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Books really are a metaphor for life’s adventures

By Janene Hill, Young Adult Librarian

When starting a book, the anticipation can be tremendous.
Who will these characters be? Which ones will I like/love/despise? Where will the story take me? Will there be adventure? Tragedy? Laughter? Tears?
If we are lucky, a few chapters in we have settled in with good friends, in a familiar setting. We have become comfortable in this new world. We can’t wait to see what each turn of the page will bring.
We’ve settled in and become comfortable. Yes, twists and turns in the plot may make us anxious, but with luck, our heroes/heroines will come out of the situation without too much damage. Though they, and we, may not see it for some time, hopefully they have learned and grown from their ventures.
Then, many times before we know it, the story is coming to a close. We begin to realize we will soon have to let go of all of the people, places, and things to which we have become attached. We know the end our time with them is near.
Then, it is over. You put the book down and reflect on everything that just happened. Whether it took a few hours or a few weeks for us to get through the story, if it is one we enjoyed, it is a bittersweet moment. We hope for a sequel, but know that more often than not, this is the end.
Now we can only imagine what happens next. For our favorite characters, we imagine greatness in their future. Happiness, love, and all good things.
I’m sure I am not the first person to realize that books really do reflect life. Even if the adventures are way beyond anything we would actually experience in real life, the jest of the scenario is relatable.
Such is true for me this week.
After six and a half years as Young Adult Librarian at Manhattan Public Library, I say goodbye this week to head off to the next adventure in my career.
From my first day at MPL, I have always known this was a special position at a special library. In my time we have been able to take the Young Adult area from a single isle of books in a far corner, to a welcoming section with seating, displays, and a booming programming schedule.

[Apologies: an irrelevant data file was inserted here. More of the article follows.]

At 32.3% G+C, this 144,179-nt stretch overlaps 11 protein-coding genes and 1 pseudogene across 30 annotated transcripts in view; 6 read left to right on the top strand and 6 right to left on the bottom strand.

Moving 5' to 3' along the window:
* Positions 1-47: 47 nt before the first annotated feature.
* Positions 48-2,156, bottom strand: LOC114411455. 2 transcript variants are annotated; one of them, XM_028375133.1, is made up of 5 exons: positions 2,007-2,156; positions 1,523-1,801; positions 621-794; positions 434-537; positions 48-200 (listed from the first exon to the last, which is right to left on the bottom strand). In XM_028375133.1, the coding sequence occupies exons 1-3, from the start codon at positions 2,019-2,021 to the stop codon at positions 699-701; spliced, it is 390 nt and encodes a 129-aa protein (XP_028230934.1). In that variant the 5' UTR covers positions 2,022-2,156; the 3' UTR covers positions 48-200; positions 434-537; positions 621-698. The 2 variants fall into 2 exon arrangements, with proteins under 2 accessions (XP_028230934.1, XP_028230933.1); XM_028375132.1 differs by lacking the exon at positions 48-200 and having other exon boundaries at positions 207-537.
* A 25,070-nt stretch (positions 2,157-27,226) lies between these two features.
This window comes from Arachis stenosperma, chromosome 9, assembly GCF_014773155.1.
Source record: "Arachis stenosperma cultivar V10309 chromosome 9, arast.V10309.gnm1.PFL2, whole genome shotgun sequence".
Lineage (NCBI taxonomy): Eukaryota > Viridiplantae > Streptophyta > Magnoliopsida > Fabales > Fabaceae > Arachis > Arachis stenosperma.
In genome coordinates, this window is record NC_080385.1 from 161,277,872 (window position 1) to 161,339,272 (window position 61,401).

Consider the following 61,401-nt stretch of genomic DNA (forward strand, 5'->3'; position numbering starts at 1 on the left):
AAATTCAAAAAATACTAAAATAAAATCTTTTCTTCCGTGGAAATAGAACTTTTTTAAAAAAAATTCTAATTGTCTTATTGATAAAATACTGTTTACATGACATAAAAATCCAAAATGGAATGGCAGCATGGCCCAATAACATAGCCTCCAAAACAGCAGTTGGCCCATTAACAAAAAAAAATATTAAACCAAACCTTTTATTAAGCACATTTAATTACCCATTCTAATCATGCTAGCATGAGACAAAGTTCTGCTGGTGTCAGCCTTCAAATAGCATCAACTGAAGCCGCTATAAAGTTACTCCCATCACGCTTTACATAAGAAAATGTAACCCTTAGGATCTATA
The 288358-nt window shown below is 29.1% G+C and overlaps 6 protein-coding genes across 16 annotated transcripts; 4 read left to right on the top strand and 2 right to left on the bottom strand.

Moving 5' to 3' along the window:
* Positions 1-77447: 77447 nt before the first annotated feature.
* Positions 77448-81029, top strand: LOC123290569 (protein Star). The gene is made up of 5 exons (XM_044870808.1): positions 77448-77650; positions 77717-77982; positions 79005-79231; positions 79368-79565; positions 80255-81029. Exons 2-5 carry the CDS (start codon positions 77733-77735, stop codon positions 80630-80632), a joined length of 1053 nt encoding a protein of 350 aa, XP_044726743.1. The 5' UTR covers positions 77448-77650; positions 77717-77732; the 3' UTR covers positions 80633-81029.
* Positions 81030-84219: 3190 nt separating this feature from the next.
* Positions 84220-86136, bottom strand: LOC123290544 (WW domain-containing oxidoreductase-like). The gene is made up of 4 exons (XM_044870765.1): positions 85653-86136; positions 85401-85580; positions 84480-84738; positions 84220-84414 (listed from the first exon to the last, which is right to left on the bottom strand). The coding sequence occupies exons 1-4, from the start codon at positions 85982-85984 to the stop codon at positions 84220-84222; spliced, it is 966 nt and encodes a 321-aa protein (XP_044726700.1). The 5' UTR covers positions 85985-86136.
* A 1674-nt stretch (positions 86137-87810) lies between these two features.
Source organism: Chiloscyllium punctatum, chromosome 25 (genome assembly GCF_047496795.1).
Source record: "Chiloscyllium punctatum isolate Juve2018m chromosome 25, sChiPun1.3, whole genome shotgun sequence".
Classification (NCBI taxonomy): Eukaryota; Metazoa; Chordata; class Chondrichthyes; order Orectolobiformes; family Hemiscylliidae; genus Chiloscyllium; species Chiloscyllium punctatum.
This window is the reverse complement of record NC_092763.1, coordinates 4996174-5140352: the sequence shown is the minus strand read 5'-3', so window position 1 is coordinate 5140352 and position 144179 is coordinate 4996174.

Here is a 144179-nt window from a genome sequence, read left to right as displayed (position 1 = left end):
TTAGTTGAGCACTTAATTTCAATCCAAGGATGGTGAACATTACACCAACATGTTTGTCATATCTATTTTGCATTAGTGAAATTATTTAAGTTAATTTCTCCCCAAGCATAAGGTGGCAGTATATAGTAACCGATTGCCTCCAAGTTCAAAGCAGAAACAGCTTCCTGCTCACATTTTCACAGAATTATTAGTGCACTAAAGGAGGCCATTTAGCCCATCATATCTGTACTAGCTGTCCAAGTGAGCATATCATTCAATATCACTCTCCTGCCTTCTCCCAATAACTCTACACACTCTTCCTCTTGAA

While I am apprehensive about leaving MPL, I take comfort in knowing that staff and teens will work to keep the programs going and continue to build this crucial area.
So many people have worked alongside me over the past few years to encourage teen reading and get teens active at the library that I could never thank them all; but I hope the next YA Librarian at MPL will have the wonderful experiences that I did in meeting teens, community members, educators, parents, and all those involved in other community organizations.
The hardest thing for me this week will be to say farewell to some teens I have known for many years now. When I came some were just approaching middle school, and now those same kids are in their last year(s) of high school. I have seen so many of them grow into wonderful young men and ladies and can’t wait to hear about all of their accomplishments in the near future.
Looking back on the first time I ever wrote this column as a staff member at MPL, I was able to speak more about what a Young Adult Librarian is and what they do.
I pointed out that telling someone you work with teenagers causes one of three reactions:  fear, sympathy, or confusion. To this day, that is still true.
However, I am now able to add in the description of my job that “my” teens are so much fun and appreciate me for who I am and what I can do for them that every day is an adventure, and every time I get to be around the teens I learn more about teens, about my job, and about myself. Working with teenagers for more than nine years has given me a unique perspective on the world, one which I believe keeps me young.
The volume of my life that has taken place around Manhattan Public Library has been a good one. With lots of twists and turns, but ultimately with a happy ending that leaves us all looking forward to what happens next.
With all this in mind, I leave you with a quote I recently found by Terry Pratchett in his YA book Nation.
“No more words. We know them all, all the words that should not be said. But you have made my world more perfect.”

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Rhonna

Adult Services Librarian at Manhattan Public Library

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Posted in: For Teens, Mercury Column

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